Flight Canceled and Sunday Afternoon Therapy

Sometimes you just can’t fly because the chance of icing is too great….
Written by
Richard Brown
Published on
21 Apr 2024

I Can't Fly in Ice

Clouds and below freezing temperatures just don’t go well together in a small plane. They say that “ice is where you find it” which isn’t exactly helpful. For ice to develop you must be flying through visible moisture like rain or cloud droplets and the temperature must be 0°C or colder. The greatest threat tends to be between 0°-10°C because there is a greater possibility of Liquid Water Content (LWC) in the clouds. Once you get past -20°C there is very little LWC as the cloud is almost made up entirely of ice crystals which just bounce off the airframe instead of sticking to the airframe.

But, again, “ice is where you find it” so even with those conditions it might not form. Still, the goal is to avoid those conditions as much as possible. I have flown into those conditions a couple of times, but in both instances, it was going to be descending through broken layers, in and out of the clouds, into warmer air with plenty of altitude between the freezing layer and the ground. Both times I did pick up a trace amount of ice, which would sublimate in the clear air and then once in temps above 0°C it never reformed.

My youngest son was going to perform in a collegiate honor band in Las Vegas, just a short two-ish hour flight from my home base of KFUL. It was also at the Las Vegas Academy of the Arts, just a short Uber ride from the North Las Vegas airport. I could make the quick flight up, scoot over to the school, watch his concert, and fly back home. It was a trip designed for the Mooney, that is until the weather forecast decided not to cooperate.

Initially the forecast looked like I would need to file and fly IFR (Instrument Flight Rules) to get out of the LA Basin and back in. That is no big deal, and actually can be fun as you break out of the clouds and surf along the top of them, but then further analysis of the weather enroute was not what I wanted to see.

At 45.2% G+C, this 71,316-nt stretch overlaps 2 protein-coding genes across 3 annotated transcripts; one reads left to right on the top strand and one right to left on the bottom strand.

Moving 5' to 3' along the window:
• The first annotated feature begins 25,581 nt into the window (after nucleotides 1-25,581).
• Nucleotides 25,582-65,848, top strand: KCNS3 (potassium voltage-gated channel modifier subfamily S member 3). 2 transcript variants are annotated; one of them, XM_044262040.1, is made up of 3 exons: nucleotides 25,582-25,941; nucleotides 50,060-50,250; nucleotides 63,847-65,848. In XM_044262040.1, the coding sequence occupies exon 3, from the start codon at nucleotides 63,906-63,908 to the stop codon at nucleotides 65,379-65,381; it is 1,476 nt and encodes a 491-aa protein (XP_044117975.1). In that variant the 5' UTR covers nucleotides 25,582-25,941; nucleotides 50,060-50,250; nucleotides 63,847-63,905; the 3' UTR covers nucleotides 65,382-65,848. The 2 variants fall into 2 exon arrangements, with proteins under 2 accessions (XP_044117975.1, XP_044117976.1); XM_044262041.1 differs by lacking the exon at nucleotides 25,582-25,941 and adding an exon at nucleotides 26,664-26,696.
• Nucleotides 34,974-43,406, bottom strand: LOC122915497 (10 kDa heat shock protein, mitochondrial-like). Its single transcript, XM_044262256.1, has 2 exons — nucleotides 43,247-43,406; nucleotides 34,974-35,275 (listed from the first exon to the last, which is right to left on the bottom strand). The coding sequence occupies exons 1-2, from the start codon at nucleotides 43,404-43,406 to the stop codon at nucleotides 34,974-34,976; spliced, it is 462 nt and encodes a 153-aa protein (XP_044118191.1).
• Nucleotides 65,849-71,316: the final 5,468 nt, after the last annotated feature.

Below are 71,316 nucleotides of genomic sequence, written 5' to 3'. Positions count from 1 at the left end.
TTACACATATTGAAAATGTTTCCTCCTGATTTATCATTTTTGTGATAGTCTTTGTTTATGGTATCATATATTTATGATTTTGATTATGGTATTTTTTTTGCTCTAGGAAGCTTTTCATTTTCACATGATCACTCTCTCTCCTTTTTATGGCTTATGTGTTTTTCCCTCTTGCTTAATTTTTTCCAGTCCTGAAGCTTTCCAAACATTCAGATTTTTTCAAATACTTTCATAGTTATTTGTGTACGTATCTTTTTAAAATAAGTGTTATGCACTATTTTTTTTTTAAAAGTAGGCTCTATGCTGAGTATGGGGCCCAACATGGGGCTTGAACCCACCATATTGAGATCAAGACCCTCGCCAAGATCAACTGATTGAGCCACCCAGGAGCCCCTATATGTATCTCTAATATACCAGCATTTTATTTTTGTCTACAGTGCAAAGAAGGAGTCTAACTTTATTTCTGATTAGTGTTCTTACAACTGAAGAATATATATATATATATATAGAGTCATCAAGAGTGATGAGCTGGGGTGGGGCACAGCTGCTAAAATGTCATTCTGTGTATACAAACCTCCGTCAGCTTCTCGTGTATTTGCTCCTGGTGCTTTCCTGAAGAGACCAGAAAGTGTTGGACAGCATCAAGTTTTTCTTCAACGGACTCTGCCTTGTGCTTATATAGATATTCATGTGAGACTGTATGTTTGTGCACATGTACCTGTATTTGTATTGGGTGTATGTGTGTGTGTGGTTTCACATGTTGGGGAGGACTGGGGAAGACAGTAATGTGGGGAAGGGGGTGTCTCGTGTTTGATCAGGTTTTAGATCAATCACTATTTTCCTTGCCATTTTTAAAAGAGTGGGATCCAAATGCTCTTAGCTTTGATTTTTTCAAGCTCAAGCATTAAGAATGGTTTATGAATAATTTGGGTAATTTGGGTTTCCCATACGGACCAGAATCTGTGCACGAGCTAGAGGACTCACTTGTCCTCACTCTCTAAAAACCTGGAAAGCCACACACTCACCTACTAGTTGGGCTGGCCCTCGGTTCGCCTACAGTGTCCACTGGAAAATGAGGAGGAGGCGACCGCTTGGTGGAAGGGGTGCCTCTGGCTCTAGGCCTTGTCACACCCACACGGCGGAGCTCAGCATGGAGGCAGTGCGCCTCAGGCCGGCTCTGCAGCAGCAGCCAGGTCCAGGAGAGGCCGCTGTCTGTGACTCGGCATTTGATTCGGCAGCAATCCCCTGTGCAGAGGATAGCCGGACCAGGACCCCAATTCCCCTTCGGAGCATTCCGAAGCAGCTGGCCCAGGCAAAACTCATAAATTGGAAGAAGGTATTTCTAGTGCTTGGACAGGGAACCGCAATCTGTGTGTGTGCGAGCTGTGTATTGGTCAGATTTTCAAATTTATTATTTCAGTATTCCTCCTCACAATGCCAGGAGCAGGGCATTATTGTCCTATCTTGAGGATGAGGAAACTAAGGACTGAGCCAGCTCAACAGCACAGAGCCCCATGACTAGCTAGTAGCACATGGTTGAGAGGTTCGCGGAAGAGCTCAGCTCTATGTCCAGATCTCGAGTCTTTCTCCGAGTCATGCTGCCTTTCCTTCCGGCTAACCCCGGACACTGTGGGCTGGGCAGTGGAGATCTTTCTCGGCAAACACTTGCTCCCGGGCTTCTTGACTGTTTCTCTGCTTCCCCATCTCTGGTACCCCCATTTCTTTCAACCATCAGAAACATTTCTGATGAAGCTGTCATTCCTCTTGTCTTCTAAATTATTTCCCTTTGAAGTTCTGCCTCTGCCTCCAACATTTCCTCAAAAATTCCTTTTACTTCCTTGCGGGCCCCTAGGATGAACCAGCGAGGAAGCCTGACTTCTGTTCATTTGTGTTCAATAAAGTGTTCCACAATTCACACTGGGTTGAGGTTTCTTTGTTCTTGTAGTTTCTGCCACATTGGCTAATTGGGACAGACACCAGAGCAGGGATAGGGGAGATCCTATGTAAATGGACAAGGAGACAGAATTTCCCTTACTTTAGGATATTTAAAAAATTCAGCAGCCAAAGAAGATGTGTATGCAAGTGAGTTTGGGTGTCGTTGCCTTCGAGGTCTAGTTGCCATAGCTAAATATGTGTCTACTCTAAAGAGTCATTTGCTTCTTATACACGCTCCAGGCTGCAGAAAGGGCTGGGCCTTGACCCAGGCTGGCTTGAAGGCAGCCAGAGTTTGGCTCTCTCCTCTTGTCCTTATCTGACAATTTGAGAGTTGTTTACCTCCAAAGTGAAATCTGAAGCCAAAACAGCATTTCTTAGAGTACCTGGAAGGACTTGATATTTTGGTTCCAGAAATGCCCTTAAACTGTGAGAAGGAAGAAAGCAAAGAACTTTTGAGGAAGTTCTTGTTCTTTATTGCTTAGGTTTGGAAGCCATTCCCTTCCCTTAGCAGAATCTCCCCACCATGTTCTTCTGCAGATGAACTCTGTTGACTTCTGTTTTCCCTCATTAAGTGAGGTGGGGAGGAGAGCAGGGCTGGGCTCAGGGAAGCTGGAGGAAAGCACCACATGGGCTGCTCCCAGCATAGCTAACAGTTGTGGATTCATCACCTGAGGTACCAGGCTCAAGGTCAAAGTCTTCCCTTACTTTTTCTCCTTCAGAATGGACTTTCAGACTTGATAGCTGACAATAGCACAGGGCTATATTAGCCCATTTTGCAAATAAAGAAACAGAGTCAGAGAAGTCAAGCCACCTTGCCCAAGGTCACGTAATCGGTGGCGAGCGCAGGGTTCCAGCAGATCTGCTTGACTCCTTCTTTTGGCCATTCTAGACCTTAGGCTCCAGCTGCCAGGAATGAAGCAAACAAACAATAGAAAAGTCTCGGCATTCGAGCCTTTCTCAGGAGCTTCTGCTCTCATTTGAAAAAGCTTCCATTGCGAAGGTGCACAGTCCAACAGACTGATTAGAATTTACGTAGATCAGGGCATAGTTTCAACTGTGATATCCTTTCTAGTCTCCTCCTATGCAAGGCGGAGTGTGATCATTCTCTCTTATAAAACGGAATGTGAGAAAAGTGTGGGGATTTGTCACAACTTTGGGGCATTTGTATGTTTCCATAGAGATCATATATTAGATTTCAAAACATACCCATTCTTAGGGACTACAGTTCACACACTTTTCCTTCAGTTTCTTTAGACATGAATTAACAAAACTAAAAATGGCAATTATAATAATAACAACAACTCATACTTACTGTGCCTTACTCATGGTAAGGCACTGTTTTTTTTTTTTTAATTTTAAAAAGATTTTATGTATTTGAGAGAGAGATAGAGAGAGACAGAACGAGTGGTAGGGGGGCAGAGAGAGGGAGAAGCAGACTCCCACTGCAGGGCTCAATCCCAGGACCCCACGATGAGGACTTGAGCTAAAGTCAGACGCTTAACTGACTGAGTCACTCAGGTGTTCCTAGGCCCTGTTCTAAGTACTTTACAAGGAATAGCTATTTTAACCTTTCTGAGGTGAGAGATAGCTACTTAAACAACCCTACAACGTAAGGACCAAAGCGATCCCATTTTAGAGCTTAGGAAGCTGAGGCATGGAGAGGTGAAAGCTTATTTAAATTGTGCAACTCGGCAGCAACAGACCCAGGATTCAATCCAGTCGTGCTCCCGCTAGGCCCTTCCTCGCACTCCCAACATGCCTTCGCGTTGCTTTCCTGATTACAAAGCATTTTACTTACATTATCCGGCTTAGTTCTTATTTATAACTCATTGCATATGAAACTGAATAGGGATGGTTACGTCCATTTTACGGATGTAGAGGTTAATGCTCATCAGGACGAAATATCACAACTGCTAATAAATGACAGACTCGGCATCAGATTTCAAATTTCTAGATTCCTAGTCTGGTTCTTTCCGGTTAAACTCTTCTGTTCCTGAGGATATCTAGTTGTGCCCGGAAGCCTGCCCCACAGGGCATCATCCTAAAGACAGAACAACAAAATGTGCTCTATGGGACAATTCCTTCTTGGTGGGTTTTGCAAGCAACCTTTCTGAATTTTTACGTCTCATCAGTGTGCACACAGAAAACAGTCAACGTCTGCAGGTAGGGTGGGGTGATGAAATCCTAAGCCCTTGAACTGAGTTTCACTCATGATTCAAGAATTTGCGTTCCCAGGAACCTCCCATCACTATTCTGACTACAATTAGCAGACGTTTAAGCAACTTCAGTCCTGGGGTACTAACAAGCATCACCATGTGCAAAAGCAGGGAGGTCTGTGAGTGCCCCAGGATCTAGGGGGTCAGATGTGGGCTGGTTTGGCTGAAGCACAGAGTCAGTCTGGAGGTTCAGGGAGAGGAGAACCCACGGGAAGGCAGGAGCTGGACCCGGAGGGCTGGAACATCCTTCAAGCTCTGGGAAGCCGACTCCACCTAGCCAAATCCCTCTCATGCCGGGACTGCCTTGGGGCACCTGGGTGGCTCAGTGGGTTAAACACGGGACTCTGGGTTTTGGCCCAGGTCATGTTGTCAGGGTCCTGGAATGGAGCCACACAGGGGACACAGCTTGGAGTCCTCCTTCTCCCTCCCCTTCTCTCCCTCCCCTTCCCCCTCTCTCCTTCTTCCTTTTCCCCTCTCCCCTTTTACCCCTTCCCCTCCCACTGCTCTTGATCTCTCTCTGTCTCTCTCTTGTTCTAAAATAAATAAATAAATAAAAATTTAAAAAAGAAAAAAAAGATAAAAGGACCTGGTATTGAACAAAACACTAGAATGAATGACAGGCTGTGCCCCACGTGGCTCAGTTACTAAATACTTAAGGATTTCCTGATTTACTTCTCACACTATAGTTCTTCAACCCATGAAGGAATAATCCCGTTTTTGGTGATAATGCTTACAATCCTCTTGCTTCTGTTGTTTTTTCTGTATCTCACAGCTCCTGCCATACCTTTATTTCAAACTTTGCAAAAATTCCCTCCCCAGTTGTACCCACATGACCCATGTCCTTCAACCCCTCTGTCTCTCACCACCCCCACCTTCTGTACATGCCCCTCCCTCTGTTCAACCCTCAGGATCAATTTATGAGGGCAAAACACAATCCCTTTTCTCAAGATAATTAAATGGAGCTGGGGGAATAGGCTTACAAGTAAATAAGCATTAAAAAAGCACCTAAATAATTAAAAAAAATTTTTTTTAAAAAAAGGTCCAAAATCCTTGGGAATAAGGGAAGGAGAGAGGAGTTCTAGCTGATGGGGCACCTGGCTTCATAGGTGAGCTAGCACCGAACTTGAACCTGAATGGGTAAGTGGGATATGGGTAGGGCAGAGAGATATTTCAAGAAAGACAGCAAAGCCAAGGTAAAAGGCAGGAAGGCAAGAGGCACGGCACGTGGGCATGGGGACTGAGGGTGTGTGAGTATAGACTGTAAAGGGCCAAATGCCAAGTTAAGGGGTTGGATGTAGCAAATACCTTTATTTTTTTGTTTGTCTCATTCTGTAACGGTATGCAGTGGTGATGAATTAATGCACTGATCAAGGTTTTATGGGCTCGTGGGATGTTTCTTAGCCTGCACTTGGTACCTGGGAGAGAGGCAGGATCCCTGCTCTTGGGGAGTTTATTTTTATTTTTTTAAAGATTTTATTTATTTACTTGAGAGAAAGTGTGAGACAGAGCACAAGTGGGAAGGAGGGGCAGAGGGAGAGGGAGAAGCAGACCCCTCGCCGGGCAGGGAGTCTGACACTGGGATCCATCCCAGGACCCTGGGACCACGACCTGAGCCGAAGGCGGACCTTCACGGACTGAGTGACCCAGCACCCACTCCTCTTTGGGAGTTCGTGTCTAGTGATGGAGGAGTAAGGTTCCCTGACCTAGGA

Most of the time once you get over the high desert north of the San Bernardino mountains the clouds lift and you are VFR, but not on this flight. The freezing level would be at 6-7,000’ and my cruising altitude on an IFR plan would be 11,000’ in solid clouds the whole flight at about -6°C. I would go into the clouds at about 5,000’ and stay in them at a prime temperature for icing for the next hour or so, that is a definite “No Go.”

I broke the news to my son and told him we would watch the live stream on YouTube. They sounded great, and I know would have sounded much better in person, but I was safe on my couch instead of likely declaring an emergency in air and ending up as a hole in the ground.

Sunday Afternoon Therapy

One week later I still hadn’t flown, and I was itching to get back in the sky. Sunday afternoon had clear skies and a little wind, but I headed to the airport anyway for some “therapy.” I took off and departed to the east, making the short climb to 2,800’. Once east of John Wayne’s 2,000’ shelf I turned south along the 241 Toll Road looking for any poppies in the hills. Despite all the rain the golden glow of the poppy fields was nowhere to be found and once reaching Irvine Lake I turned around and retraced my flight path on the way back.

The late afternoon sun was shining down through a high layer of cirrus clouds and shining off the ocean to the west, the shape of Irvine Lake outlined by the surrounding hills in the foreground. The hills of Santiago and Pleasants Peak were still green, not having succumbed to the warmer weather and there was a lot of water behind Prado Dam, the Santa Ana River cutting a ribbon of blue from the base of the dam into the canyon.

It was only a 21-minute flight, but it was wonderful.

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